Fibre optic for free for every household would improve our competitiveness. But the problem is that the EU only listens to lobbyists and not to ideas by the civil society. I can suggest what I want, there will be no change. Even dialogue not working right.

    • EU reform- proactive

      No such desire by the EU- to listen or to improve democracy! Still hopeful?

      EU officials were designed to shuffle their own papers- not wasting time with “funny” demands coming from common voters.

      National governments might receive an ear or two. EU- a “priestly caste” of elite technocratic functionaries serving their elite & their well established equals!

      Please start right at the end & bottom of any national member party’s queue.

    • mr-ede

      You are right that it looks strange, if the EU offers a dialogue and no one from the EU is here to answer questions or something like that.

  29. Gyorgy

    Lesser regulation and financial risks for small and micro businesses, easier to read and understand tax codes and business laws , end or decrease of agricultural subsidies and massive programatic increase in the renewable energy, increase the retirement age.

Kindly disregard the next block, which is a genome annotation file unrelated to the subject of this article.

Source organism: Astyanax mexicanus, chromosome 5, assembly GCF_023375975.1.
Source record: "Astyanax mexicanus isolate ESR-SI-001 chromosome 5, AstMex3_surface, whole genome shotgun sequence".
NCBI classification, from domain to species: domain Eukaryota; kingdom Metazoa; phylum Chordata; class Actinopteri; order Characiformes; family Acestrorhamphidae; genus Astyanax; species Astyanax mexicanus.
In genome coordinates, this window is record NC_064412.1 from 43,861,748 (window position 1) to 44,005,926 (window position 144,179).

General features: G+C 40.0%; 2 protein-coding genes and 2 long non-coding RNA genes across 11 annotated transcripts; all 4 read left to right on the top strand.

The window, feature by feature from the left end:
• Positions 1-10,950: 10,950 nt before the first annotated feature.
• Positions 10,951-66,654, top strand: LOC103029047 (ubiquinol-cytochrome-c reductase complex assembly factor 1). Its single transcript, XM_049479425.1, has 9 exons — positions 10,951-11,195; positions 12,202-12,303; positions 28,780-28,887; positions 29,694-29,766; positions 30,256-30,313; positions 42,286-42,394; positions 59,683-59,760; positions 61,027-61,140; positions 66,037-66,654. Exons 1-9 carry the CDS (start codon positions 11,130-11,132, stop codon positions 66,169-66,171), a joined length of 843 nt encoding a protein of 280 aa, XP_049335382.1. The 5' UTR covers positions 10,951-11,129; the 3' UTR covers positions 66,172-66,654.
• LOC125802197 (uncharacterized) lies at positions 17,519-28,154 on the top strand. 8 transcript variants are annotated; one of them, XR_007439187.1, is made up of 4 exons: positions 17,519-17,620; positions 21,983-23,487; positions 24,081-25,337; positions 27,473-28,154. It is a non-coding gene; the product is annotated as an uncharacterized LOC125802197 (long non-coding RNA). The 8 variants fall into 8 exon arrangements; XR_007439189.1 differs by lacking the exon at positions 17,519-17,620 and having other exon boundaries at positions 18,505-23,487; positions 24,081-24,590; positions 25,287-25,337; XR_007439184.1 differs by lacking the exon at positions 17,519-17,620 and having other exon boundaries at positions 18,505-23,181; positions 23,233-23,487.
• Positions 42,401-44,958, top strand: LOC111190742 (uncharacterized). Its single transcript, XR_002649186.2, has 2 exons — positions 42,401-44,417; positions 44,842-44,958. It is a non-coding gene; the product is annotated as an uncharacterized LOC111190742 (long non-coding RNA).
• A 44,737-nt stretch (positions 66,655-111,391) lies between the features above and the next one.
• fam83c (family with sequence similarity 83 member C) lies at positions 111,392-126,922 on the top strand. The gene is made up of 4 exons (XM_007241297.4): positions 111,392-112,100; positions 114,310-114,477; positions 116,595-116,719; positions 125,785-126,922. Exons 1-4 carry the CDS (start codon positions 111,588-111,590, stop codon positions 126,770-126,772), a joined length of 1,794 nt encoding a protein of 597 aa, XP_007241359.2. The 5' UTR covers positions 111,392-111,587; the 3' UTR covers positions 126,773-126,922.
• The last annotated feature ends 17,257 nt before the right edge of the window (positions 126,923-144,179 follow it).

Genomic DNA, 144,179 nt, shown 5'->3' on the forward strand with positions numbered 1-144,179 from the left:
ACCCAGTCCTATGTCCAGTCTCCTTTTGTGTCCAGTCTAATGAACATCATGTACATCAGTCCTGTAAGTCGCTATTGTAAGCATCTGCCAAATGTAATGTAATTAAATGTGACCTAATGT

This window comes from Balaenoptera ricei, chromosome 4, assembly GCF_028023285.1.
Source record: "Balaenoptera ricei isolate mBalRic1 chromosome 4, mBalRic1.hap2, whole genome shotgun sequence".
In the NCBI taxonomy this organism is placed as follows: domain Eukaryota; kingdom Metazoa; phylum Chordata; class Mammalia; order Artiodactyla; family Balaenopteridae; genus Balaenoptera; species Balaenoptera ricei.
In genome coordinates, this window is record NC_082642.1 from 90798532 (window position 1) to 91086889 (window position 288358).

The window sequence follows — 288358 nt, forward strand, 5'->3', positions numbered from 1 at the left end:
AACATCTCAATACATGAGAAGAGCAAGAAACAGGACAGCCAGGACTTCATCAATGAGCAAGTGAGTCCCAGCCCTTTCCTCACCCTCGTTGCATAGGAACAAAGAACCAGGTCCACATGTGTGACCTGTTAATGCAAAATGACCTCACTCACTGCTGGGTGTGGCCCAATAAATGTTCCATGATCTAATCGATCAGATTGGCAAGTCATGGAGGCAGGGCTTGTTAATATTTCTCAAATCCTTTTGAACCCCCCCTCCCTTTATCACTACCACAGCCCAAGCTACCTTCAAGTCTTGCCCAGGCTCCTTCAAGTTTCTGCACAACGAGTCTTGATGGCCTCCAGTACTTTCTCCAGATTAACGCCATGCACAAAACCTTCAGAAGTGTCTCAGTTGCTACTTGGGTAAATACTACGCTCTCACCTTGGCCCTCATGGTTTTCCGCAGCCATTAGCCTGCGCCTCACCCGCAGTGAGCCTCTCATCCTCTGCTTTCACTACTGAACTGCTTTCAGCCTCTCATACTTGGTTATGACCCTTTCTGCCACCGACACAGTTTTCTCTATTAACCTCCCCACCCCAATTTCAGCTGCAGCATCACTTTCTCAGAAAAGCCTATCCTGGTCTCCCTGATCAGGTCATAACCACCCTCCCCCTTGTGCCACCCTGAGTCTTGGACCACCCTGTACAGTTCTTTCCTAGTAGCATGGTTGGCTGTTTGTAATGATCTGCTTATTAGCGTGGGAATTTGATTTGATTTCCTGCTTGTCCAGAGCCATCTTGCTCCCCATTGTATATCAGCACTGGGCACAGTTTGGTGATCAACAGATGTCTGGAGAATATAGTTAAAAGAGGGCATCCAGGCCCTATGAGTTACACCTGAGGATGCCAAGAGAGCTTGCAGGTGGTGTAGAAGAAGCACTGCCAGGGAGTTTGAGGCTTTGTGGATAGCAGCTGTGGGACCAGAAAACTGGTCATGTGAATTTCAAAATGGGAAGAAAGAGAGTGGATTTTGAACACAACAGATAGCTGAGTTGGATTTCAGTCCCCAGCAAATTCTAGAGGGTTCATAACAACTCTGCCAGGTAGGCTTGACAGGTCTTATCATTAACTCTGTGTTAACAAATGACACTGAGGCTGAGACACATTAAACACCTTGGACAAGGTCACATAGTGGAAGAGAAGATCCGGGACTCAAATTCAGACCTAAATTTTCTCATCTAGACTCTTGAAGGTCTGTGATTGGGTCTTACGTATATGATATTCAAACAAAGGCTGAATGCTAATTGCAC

30. Sebastien Chopin

    Probably choosing an area of expertise in particular and then developing it beyond the bounds of global competition…

  31. Lino Galveias

    ending the euro or letting countries have more margin to rise or lower taxes, values… a currency with such inequal wages is completely utopic and disastrous. In Portugal the NMW is 530€, which is not enough

    • Gyorgy

      If it’s the same value in the old currency then it’s better… The devalueing trick of national currencies only worked in far more isolated societies not in the age of instant communication. Taxes are national competence still.